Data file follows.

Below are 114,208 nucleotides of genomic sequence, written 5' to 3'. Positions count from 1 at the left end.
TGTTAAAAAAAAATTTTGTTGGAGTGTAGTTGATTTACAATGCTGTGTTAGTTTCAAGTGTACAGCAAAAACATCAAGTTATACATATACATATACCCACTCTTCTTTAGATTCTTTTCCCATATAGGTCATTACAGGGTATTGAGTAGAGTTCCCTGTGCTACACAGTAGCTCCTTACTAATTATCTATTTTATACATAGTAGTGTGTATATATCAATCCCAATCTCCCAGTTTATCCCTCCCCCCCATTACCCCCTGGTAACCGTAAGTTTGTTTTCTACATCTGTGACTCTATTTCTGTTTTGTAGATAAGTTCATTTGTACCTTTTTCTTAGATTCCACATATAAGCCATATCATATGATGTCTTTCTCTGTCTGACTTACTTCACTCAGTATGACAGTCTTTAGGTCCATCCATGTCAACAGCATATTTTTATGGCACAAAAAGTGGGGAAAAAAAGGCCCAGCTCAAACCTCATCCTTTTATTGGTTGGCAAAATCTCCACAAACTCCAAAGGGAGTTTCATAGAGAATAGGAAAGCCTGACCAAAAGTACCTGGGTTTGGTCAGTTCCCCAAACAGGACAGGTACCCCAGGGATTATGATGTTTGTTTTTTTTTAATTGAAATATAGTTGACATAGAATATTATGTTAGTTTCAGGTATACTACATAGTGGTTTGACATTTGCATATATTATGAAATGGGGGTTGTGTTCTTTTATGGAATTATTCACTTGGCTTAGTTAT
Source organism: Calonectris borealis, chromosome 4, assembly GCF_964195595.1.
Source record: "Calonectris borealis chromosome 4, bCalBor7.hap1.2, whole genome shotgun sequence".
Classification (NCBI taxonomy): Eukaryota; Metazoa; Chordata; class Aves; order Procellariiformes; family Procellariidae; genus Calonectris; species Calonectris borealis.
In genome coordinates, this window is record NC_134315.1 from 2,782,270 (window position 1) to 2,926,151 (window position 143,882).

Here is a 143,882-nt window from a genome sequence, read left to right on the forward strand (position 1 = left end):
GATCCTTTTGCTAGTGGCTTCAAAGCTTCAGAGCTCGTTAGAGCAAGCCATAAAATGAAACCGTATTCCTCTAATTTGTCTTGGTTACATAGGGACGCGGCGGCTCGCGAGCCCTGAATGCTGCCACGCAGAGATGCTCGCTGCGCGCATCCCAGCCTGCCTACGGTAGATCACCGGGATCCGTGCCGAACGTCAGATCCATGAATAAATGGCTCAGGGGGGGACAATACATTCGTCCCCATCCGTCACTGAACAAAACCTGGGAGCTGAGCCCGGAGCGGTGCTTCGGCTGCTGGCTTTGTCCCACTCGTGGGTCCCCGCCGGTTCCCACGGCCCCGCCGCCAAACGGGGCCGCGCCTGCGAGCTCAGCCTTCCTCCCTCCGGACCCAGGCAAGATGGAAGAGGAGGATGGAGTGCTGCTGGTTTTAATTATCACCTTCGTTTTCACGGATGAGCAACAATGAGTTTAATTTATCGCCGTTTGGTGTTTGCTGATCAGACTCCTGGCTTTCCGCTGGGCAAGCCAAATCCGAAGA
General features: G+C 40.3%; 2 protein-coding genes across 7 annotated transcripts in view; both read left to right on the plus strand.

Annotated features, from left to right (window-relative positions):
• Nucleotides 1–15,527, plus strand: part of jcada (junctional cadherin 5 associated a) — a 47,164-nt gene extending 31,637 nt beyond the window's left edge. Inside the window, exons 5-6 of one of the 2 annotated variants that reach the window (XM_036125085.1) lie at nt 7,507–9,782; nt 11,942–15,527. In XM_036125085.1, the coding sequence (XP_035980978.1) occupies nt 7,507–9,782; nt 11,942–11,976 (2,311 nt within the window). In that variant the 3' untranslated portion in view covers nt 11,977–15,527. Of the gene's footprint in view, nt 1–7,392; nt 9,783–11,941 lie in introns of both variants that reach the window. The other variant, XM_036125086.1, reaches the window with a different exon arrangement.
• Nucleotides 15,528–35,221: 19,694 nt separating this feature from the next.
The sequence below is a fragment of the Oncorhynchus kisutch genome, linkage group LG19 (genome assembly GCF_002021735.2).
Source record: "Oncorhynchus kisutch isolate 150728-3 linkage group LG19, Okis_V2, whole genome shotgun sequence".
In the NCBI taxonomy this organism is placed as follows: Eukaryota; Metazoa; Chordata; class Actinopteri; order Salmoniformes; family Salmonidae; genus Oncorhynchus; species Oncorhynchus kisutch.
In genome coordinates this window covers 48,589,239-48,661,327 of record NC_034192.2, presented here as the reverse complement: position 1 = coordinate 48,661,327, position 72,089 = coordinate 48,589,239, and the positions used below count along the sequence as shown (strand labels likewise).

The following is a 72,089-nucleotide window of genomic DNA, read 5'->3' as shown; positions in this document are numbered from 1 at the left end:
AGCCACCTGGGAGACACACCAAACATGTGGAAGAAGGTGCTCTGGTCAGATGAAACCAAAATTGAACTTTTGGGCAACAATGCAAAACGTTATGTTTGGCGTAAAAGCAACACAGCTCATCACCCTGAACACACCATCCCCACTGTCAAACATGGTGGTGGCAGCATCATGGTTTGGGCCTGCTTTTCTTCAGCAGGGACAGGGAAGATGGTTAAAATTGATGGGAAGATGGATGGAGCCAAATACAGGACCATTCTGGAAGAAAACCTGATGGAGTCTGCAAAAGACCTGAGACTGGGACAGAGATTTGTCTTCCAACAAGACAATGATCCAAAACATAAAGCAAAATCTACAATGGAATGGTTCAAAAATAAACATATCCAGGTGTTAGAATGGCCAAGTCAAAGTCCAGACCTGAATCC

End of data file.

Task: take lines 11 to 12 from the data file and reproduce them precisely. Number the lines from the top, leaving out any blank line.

• Nucleotides 1–15,527, plus strand: part of jcada (junctional cadherin 5 associated a) — a 47,164-nt gene extending 31,637 nt beyond the window's left edge. Inside the window, exons 5-6 of one of the 2 annotated variants that reach the window (XM_036125085.1) lie at nt 7,507–9,782; nt 11,942–15,527. In XM_036125085.1, the coding sequence (XP_035980978.1) occupies nt 7,507–9,782; nt 11,942–11,976 (2,311 nt within the window). In that variant the 3' untranslated portion in view covers nt 11,977–15,527. Of the gene's footprint in view, nt 1–7,392; nt 9,783–11,941 lie in introns of both variants that reach the window. The other variant, XM_036125086.1, reaches the window with a different exon arrangement.
• Nucleotides 15,528–35,221: 19,694 nt separating this feature from the next.